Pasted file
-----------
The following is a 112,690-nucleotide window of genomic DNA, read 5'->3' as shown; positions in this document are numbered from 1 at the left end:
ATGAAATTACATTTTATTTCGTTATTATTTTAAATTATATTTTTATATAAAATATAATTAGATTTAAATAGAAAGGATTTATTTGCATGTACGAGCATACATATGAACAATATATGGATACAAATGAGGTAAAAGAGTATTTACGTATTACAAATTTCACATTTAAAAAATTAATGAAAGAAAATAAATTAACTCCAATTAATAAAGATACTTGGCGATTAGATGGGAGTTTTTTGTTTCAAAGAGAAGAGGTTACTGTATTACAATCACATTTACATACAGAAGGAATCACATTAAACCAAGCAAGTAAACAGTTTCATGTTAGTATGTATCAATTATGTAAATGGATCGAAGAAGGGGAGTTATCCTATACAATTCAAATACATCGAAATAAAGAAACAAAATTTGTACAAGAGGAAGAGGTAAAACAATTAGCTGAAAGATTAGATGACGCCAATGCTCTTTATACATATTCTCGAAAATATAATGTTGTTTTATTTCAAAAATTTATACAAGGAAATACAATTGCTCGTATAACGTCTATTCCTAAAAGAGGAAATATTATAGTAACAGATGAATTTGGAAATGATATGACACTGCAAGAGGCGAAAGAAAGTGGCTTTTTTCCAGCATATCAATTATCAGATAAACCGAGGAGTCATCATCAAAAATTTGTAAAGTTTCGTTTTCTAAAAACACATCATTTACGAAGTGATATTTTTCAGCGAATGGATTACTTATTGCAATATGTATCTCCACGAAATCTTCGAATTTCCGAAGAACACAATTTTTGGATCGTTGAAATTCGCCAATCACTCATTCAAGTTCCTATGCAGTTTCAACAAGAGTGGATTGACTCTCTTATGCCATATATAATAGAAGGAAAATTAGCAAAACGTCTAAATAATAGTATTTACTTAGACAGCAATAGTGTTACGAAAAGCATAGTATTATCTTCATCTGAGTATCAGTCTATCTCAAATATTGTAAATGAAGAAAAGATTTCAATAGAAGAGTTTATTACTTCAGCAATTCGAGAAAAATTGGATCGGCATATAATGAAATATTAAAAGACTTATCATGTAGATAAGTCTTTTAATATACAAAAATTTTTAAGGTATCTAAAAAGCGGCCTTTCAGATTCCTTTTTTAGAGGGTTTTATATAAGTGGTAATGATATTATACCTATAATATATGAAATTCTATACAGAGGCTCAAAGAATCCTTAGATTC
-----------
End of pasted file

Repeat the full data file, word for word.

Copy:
The following is a 112,690-nucleotide window of genomic DNA, read 5'->3' as shown; positions in this document are numbered from 1 at the left end:
ATGAAATTACATTTTATTTCGTTATTATTTTAAATTATATTTTTATATAAAATATAATTAGATTTAAATAGAAAGGATTTATTTGCATGTACGAGCATACATATGAACAATATATGGATACAAATGAGGTAAAAGAGTATTTACGTATTACAAATTTCACATTTAAAAAATTAATGAAAGAAAATAAATTAACTCCAATTAATAAAGATACTTGGCGATTAGATGGGAGTTTTTTGTTTCAAAGAGAAGAGGTTACTGTATTACAATCACATTTACATACAGAAGGAATCACATTAAACCAAGCAAGTAAACAGTTTCATGTTAGTATGTATCAATTATGTAAATGGATCGAAGAAGGGGAGTTATCCTATACAATTCAAATACATCGAAATAAAGAAACAAAATTTGTACAAGAGGAAGAGGTAAAACAATTAGCTGAAAGATTAGATGACGCCAATGCTCTTTATACATATTCTCGAAAATATAATGTTGTTTTATTTCAAAAATTTATACAAGGAAATACAATTGCTCGTATAACGTCTATTCCTAAAAGAGGAAATATTATAGTAACAGATGAATTTGGAAATGATATGACACTGCAAGAGGCGAAAGAAAGTGGCTTTTTTCCAGCATATCAATTATCAGATAAACCGAGGAGTCATCATCAAAAATTTGTAAAGTTTCGTTTTCTAAAAACACATCATTTACGAAGTGATATTTTTCAGCGAATGGATTACTTATTGCAATATGTATCTCCACGAAATCTTCGAATTTCCGAAGAACACAATTTTTGGATCGTTGAAATTCGCCAATCACTCATTCAAGTTCCTATGCAGTTTCAACAAGAGTGGATTGACTCTCTTATGCCATATATAATAGAAGGAAAATTAGCAAAACGTCTAAATAATAGTATTTACTTAGACAGCAATAGTGTTACGAAAAGCATAGTATTATCTTCATCTGAGTATCAGTCTATCTCAAATATTGTAAATGAAGAAAAGATTTCAATAGAAGAGTTTATTACTTCAGCAATTCGAGAAAAATTGGATCGGCATATAATGAAATATTAAAAGACTTATCATGTAGATAAGTCTTTTAATATACAAAAATTTTTAAGGTATCTAAAAAGCGGCCTTTCAGATTCCTTTTTTAGAGGGTTTTATATAAGTGGTAATGATATTATACCTATAATATATGAAATTCTATACAGAGGCTCAAAGAATCCTTAGATTC